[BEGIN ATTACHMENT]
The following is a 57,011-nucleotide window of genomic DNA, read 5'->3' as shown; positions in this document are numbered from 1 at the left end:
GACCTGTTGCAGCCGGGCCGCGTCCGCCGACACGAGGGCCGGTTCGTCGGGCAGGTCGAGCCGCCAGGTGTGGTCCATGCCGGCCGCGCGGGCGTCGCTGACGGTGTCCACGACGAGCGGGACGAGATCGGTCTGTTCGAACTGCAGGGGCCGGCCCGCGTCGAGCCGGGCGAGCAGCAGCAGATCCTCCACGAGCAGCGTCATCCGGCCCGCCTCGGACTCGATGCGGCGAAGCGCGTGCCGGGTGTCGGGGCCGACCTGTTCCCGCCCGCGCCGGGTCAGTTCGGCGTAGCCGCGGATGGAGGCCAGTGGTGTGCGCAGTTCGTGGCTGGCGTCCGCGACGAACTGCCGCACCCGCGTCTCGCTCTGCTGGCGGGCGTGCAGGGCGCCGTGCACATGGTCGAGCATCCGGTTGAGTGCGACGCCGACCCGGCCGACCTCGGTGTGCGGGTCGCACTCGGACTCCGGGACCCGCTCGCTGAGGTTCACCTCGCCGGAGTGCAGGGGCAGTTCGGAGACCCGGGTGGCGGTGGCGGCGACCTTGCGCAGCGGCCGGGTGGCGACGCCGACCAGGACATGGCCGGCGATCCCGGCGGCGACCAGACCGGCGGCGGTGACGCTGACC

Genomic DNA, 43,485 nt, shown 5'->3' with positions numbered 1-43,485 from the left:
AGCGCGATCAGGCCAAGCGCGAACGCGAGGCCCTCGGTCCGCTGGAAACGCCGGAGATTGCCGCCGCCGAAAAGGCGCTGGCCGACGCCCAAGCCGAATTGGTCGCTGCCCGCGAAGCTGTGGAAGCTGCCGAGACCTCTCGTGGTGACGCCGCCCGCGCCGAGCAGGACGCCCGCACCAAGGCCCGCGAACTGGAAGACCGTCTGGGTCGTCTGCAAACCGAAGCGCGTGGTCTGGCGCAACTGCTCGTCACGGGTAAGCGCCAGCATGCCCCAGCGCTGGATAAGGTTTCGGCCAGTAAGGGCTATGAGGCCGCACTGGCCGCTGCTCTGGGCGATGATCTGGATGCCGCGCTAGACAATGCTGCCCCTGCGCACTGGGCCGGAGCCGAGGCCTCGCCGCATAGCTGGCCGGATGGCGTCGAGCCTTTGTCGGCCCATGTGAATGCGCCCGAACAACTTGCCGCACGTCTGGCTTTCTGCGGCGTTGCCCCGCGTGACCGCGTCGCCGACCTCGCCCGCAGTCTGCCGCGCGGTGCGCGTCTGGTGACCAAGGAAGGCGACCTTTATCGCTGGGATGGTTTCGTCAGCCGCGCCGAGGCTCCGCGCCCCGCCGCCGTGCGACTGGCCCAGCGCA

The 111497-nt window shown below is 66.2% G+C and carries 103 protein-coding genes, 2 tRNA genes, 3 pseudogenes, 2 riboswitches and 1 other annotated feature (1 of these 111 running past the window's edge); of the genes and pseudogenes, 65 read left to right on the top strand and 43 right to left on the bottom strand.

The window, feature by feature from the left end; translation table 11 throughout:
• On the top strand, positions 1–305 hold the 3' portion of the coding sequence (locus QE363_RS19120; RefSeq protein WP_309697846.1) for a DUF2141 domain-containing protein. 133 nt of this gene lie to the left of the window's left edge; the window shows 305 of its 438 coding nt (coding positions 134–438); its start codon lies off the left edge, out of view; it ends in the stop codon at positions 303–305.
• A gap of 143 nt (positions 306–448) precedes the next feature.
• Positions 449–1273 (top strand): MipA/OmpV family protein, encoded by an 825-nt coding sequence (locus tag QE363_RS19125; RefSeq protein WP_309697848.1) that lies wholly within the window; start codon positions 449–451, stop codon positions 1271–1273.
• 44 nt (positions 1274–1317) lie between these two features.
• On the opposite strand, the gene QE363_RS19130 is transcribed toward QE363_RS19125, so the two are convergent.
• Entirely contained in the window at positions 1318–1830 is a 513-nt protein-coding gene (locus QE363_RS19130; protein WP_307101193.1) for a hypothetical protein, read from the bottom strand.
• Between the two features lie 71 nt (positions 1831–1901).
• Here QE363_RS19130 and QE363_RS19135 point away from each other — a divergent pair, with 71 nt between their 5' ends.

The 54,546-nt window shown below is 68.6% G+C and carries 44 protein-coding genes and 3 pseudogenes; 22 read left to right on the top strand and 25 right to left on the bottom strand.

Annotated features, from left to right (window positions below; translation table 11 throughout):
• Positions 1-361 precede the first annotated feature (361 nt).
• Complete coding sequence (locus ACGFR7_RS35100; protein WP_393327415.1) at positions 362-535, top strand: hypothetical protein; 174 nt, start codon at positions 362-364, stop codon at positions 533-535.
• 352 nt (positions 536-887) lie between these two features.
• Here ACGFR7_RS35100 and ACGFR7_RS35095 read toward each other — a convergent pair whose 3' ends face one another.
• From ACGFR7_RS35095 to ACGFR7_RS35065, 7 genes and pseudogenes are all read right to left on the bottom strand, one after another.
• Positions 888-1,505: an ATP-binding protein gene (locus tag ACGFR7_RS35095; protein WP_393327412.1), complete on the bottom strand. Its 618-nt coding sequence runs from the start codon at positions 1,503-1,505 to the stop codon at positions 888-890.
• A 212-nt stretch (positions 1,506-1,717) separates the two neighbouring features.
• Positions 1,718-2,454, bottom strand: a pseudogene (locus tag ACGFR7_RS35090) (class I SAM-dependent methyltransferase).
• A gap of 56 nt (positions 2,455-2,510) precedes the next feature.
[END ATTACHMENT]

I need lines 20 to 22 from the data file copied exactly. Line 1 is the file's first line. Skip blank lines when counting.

• Here ACGFR7_RS35100 and ACGFR7_RS35095 read toward each other — a convergent pair whose 3' ends face one another.
• From ACGFR7_RS35095 to ACGFR7_RS35065, 7 genes and pseudogenes are all read right to left on the bottom strand, one after another.
• Positions 888-1,505: an ATP-binding protein gene (locus tag ACGFR7_RS35095; protein WP_393327412.1), complete on the bottom strand. Its 618-nt coding sequence runs from the start codon at positions 1,503-1,505 to the stop codon at positions 888-890.